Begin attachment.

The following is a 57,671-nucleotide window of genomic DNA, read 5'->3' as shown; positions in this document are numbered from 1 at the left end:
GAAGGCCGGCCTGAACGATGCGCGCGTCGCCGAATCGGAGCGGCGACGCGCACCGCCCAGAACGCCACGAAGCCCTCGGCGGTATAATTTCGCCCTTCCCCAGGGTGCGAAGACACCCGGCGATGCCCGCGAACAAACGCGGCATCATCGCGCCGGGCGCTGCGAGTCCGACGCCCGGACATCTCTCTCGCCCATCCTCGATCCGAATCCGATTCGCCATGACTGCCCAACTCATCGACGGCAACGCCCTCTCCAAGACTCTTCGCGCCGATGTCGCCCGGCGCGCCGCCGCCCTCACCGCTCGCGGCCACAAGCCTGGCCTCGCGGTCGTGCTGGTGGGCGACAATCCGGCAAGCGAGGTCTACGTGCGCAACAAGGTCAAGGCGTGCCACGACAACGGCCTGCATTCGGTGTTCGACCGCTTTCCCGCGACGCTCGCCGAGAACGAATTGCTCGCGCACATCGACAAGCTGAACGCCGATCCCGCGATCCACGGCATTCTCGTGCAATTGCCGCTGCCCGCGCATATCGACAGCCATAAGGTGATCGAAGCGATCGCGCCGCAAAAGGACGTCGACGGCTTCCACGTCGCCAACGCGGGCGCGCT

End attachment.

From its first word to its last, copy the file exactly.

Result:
The following is a 57,671-nucleotide window of genomic DNA, read 5'->3' as shown; positions in this document are numbered from 1 at the left end:
GAAGGCCGGCCTGAACGATGCGCGCGTCGCCGAATCGGAGCGGCGACGCGCACCGCCCAGAACGCCACGAAGCCCTCGGCGGTATAATTTCGCCCTTCCCCAGGGTGCGAAGACACCCGGCGATGCCCGCGAACAAACGCGGCATCATCGCGCCGGGCGCTGCGAGTCCGACGCCCGGACATCTCTCTCGCCCATCCTCGATCCGAATCCGATTCGCCATGACTGCCCAACTCATCGACGGCAACGCCCTCTCCAAGACTCTTCGCGCCGATGTCGCCCGGCGCGCCGCCGCCCTCACCGCTCGCGGCCACAAGCCTGGCCTCGCGGTCGTGCTGGTGGGCGACAATCCGGCAAGCGAGGTCTACGTGCGCAACAAGGTCAAGGCGTGCCACGACAACGGCCTGCATTCGGTGTTCGACCGCTTTCCCGCGACGCTCGCCGAGAACGAATTGCTCGCGCACATCGACAAGCTGAACGCCGATCCCGCGATCCACGGCATTCTCGTGCAATTGCCGCTGCCCGCGCATATCGACAGCCATAAGGTGATCGAAGCGATCGCGCCGCAAAAGGACGTCGACGGCTTCCACGTCGCCAACGCGGGCGCGCT